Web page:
Open up the vendor/stripe directory to look at the SDK code. Hey, check this out: the library has a custom Exception class for each of the possible type values. For example, if type is card_error, the library throws a Card exception, which is what we're getting right now.

But if Stripe was rate limiting us because we made way too many requests, Stripe would throw a RateLimit exception. This means that we can use a try-catch block to handle only specific error types.

Isolating the Checkout Code

The one error we need to handle is card_error - because this happens when a card is declined.

To do that, let's move all of this processing logic into its own private function in this class. That'll make things cleaner.

To do this, I'll use a PhpStorm shortcut: select the code, hit Control+T (or go to the "Refactor"->"Refactor This" menu) and select "Method". Create a new method called chargeCustomer(). Hit refactor:

... lines 1 - 11
class OrderController extends BaseController
{
... lines 14 - 31
public function checkoutAction(Request $request)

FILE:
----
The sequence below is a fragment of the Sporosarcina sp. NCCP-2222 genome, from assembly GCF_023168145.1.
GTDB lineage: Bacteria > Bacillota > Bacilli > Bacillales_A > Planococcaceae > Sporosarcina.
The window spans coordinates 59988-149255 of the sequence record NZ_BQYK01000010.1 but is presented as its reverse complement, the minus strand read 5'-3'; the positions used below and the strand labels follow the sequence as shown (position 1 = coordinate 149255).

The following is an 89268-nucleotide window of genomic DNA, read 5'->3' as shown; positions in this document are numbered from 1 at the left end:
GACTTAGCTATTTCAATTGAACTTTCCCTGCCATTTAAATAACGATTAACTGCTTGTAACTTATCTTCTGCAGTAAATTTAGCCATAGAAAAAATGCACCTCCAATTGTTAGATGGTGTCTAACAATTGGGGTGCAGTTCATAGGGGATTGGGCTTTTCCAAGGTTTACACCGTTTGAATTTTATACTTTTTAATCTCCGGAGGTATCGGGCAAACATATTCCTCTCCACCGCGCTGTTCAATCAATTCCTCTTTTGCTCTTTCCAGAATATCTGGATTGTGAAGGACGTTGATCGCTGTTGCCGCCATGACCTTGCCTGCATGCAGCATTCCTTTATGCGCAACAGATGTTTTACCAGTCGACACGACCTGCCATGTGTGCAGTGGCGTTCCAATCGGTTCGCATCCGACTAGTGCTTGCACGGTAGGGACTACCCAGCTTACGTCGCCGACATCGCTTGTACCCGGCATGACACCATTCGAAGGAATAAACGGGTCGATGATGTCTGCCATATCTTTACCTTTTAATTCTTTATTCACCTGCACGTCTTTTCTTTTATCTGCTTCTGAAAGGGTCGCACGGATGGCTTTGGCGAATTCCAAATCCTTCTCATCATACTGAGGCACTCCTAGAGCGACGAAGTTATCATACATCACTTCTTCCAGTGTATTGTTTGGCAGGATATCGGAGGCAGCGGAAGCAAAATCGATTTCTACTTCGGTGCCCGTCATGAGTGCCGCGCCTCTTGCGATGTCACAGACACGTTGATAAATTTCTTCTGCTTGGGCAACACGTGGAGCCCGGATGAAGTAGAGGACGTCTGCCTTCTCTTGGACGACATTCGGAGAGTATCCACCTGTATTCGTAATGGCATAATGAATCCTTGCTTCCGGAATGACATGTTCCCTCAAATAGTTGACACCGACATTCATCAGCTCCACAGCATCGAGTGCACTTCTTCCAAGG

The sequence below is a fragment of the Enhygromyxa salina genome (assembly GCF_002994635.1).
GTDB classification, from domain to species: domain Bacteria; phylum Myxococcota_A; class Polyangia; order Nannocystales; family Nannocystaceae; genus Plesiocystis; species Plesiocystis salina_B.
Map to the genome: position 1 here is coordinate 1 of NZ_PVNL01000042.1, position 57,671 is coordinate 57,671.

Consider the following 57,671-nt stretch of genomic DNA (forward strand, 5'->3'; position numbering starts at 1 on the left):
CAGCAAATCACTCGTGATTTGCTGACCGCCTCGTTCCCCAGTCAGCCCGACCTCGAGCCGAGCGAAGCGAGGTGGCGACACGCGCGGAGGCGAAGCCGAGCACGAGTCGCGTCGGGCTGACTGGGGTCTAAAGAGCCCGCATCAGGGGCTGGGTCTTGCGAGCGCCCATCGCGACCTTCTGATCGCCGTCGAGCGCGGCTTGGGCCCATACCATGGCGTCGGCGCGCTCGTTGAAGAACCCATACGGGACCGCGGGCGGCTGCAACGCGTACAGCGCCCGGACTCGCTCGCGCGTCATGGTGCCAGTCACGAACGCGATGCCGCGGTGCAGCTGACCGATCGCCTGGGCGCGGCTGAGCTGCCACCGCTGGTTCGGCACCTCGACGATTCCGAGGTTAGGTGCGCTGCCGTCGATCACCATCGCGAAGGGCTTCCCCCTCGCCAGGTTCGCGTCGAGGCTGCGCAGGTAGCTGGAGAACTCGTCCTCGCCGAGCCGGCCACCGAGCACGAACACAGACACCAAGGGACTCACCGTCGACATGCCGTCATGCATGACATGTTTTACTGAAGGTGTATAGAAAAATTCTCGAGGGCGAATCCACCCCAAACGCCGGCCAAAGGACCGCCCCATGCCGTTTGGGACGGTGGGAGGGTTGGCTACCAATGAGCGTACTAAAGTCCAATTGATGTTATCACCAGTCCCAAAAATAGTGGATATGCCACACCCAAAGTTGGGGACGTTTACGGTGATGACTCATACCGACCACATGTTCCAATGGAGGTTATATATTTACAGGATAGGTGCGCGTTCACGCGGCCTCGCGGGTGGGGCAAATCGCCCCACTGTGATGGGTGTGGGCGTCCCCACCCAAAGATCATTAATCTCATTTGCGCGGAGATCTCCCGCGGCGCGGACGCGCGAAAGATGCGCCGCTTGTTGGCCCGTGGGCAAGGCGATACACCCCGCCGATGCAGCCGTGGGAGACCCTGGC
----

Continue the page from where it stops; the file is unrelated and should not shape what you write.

{
... lines 34 - 35
if ($request->isMethod('POST')) {
... lines 37 - 38
$this->chargeCustomer($token);
... lines 40 - 44
}
... lines 46 - 52
}
/**
* @param $token
*/
private function chargeCustomer($token)
{
$stripeClient = $this->get('stripe_client');
/** @var User $user */
$user = $this->getUser();
if (!$user->getStripeCustomerId()) {
$stripeClient->createCustomer($user, $token);
} else {
$stripeClient->updateCustomerCard($user, $token);
}
foreach ($this->get('shopping_cart')->getProducts() as $product) {
$stripeClient->createInvoiceItem(
$product->getPrice() * 100,
$user,
$product->getName()
);
}
$stripeClient->createInvoice($user, true);
}
}
... lines 79 - 80

You don't need PhpStorm to do that: it just moved my code down into this private function and called that function from the original spot.

Handling the Card Exception